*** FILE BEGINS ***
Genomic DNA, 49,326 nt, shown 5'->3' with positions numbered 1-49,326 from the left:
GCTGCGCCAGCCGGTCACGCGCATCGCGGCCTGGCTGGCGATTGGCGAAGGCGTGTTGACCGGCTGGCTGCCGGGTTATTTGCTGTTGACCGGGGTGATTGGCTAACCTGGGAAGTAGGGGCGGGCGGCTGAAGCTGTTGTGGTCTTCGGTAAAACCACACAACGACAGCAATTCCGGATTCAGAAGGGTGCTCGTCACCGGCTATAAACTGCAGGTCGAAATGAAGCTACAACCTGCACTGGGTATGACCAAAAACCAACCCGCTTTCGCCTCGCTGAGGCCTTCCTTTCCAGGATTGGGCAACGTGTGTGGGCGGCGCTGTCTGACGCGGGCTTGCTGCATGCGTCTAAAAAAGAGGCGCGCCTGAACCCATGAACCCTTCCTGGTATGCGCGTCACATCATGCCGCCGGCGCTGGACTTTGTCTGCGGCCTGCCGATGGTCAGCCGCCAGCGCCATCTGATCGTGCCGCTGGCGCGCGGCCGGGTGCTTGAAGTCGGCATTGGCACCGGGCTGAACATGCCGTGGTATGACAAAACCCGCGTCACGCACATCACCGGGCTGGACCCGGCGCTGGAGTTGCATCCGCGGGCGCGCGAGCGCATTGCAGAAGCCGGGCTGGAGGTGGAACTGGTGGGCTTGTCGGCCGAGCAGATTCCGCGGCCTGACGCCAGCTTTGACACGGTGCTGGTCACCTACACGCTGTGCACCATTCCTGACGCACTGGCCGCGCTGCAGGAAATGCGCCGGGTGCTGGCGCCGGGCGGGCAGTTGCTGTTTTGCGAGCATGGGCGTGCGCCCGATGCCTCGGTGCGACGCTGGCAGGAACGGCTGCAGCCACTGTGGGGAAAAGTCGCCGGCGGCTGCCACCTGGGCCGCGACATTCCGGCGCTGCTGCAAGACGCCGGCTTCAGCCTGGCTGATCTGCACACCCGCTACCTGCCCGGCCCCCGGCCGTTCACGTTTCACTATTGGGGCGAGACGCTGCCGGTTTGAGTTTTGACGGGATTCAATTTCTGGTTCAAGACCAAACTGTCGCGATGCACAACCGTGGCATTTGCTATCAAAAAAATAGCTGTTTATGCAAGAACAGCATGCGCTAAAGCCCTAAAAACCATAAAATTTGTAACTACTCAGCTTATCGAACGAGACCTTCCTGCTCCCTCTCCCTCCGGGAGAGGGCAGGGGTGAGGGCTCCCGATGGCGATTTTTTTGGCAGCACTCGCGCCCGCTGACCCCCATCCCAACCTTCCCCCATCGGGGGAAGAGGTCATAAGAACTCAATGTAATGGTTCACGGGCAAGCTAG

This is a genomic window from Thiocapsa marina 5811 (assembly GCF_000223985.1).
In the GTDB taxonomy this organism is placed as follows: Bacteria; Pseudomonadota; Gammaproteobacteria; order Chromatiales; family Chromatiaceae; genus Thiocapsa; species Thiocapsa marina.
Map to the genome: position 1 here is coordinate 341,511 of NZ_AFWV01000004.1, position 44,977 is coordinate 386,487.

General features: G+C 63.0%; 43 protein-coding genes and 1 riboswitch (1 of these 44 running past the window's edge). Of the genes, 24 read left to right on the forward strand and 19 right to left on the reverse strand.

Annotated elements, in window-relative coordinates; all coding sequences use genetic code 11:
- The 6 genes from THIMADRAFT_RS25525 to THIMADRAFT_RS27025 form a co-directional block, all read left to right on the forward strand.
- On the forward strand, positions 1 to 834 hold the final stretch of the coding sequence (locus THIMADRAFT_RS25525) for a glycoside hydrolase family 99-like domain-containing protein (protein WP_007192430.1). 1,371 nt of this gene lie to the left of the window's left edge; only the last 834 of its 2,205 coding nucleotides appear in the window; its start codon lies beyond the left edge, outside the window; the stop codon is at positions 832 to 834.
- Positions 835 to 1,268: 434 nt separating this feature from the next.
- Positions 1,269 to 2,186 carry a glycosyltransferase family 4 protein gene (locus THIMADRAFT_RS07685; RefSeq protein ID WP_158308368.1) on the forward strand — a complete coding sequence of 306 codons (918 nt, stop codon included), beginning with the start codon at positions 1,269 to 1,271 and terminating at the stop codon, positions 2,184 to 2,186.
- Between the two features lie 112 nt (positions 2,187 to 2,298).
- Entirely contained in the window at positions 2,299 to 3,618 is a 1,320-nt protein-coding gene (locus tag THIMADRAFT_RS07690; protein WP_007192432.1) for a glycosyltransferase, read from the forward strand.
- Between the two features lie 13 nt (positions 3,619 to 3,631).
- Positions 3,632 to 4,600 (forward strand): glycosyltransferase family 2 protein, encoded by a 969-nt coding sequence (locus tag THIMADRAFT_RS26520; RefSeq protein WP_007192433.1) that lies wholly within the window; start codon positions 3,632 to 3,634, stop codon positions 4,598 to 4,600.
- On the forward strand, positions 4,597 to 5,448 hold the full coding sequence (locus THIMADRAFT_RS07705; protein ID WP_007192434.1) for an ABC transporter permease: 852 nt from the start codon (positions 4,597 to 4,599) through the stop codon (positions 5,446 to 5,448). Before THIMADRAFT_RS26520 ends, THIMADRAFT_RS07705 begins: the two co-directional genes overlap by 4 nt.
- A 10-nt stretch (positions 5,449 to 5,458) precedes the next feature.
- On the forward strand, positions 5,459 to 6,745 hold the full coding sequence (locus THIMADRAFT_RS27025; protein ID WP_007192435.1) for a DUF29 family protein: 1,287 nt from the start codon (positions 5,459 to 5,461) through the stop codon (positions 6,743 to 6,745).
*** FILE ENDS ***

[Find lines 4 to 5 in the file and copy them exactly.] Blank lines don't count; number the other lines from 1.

In the GTDB taxonomy this organism is placed as follows: Bacteria; Pseudomonadota; Gammaproteobacteria; order Chromatiales; family Chromatiaceae; genus Thiocapsa; species Thiocapsa marina.
Map to the genome: position 1 here is coordinate 341,511 of NZ_AFWV01000004.1, position 44,977 is coordinate 386,487.